Thursday

Thursday 24/07/2003According to the BBC, a study from New Zealand looking into online sex offences has revealed one of the most unexpected and surprising effects of new technology: young men 'adept at using the Internet' are likely to download and view pornography. I'm shocked, I tell you.

Thursday 24/07/2003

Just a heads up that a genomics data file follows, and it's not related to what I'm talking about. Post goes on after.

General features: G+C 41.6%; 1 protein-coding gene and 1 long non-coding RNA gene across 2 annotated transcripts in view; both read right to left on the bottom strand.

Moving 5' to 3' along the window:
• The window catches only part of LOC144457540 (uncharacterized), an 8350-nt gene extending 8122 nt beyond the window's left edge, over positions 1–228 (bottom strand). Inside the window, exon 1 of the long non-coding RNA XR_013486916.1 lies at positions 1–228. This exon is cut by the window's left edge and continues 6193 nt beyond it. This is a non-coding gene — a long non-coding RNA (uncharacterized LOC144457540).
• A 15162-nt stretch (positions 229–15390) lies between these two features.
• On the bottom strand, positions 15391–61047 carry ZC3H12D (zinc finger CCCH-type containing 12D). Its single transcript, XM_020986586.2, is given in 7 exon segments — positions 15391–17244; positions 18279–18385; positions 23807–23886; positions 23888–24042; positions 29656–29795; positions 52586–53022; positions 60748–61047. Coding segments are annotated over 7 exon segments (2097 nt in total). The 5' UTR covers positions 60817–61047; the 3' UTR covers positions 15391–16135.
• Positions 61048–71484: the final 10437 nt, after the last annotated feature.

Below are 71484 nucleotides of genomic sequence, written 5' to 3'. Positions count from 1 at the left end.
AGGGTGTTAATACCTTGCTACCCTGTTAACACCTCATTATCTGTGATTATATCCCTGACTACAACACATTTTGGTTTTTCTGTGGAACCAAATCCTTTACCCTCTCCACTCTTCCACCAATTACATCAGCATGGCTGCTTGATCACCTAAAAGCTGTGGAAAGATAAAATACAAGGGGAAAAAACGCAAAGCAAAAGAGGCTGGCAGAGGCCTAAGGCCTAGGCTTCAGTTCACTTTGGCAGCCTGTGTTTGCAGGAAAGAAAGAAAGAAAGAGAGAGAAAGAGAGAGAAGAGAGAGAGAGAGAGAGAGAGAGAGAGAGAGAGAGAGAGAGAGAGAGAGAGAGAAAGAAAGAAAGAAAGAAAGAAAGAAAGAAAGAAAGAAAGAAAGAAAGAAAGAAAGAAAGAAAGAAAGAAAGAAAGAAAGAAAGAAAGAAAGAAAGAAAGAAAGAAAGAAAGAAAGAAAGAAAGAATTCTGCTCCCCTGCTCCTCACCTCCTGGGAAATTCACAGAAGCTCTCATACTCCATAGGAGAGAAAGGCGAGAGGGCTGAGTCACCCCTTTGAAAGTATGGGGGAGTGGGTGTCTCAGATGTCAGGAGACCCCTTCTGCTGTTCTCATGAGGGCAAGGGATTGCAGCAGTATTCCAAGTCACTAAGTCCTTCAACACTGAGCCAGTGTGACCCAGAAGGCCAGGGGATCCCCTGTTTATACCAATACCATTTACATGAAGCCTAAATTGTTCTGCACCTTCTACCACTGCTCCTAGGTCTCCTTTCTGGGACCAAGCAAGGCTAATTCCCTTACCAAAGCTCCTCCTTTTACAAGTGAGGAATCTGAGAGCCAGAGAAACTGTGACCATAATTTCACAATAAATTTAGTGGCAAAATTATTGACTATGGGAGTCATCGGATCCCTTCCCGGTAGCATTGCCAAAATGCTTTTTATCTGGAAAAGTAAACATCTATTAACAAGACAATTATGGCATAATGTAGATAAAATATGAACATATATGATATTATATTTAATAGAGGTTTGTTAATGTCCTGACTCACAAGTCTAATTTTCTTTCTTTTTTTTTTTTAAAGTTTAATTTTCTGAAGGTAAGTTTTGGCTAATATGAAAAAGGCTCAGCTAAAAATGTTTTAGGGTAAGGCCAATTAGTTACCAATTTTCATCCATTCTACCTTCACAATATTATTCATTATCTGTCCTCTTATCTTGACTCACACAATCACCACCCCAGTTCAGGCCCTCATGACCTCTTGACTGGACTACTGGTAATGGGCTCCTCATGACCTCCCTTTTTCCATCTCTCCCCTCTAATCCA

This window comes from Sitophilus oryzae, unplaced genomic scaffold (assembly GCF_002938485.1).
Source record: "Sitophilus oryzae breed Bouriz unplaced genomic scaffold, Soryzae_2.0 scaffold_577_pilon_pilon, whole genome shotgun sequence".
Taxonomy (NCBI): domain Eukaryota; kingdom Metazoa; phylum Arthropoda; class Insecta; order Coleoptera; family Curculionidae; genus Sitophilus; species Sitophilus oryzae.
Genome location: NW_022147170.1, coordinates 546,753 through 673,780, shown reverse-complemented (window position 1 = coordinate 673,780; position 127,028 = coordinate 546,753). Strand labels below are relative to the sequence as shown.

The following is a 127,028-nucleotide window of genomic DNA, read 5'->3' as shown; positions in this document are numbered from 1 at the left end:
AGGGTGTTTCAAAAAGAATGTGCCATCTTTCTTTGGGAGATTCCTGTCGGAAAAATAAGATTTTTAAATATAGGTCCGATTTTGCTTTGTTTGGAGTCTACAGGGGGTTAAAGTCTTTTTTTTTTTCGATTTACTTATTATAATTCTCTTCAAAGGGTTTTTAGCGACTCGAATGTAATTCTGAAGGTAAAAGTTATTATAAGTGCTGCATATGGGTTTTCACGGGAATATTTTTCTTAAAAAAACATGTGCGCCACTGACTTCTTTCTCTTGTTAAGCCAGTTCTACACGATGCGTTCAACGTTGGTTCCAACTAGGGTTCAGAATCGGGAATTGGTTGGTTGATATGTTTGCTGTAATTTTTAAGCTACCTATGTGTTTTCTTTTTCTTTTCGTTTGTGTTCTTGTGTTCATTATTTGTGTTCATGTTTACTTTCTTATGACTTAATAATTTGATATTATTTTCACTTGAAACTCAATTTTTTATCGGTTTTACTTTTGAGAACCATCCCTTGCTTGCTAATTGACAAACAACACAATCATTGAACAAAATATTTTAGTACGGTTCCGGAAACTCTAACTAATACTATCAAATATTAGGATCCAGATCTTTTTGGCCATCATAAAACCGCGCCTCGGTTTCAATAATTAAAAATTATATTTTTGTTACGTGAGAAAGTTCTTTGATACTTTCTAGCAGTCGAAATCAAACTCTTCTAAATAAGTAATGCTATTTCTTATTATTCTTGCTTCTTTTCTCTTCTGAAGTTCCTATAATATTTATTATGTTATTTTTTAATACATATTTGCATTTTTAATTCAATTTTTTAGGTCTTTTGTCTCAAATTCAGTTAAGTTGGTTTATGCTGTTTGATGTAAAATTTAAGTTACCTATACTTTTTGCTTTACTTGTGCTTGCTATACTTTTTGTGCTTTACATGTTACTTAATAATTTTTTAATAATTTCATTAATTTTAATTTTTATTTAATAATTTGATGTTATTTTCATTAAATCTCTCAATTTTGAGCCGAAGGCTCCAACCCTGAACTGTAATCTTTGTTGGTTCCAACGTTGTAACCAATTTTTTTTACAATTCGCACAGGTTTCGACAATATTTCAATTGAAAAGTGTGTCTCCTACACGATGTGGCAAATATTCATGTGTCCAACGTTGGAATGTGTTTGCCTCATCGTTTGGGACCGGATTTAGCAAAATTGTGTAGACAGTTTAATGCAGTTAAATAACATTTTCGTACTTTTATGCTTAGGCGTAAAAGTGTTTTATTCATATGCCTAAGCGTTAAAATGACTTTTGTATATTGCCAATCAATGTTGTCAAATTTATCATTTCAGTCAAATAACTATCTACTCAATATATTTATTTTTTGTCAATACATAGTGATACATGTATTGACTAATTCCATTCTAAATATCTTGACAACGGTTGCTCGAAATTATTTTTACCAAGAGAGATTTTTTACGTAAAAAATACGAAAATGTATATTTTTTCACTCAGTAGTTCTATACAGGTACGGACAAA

According to the BBC, a study from New Zealand looking into online sex offences has revealed one of the most unexpected and surprising effects of new technology: young men 'adept at using the Internet' are likely to download and view pornography. I'm shocked, I tell you. Shocked. The only truly surprising thing that the study could have shown would be if young men adept at Internet usage took longer than 3.5 seconds to locate porn when first given access. The study is full of good stuff, for example: "The secondary school students in the study tended to be a sexually curious group," and "After the 33 students identified in the study, the next biggest group was the information technology industry and white collar/administrative positions." Which means I'm going to be doubly careful before shaking the hand of our IT Support work experience chap -- but then, one evolves these defence mechanisms quite naturally in this business. Perhaps in an effort to justify their funding, the study does contain some genuine curiosities. "One offender, who possessed necrophilic images, was professionally involved with funeral directors." That puts a different spin on nice Mr Stiffkey from Walthamstow Co-Operative Funeral Services, I have to say, but I suppose I got into IT because I liked playing with computers so it makes a certain sort of sense. Although I am the keeper of a seventeen-year-old laptop user and provider of his internet connectivity, I am bound by parental confidentiality and do not wish to dob him in to the rest of the world concerning his patterns of, ah, consumption (oh, OK then. One word. Tentacles.) But he has been watching Six Feet Under with rapt attention...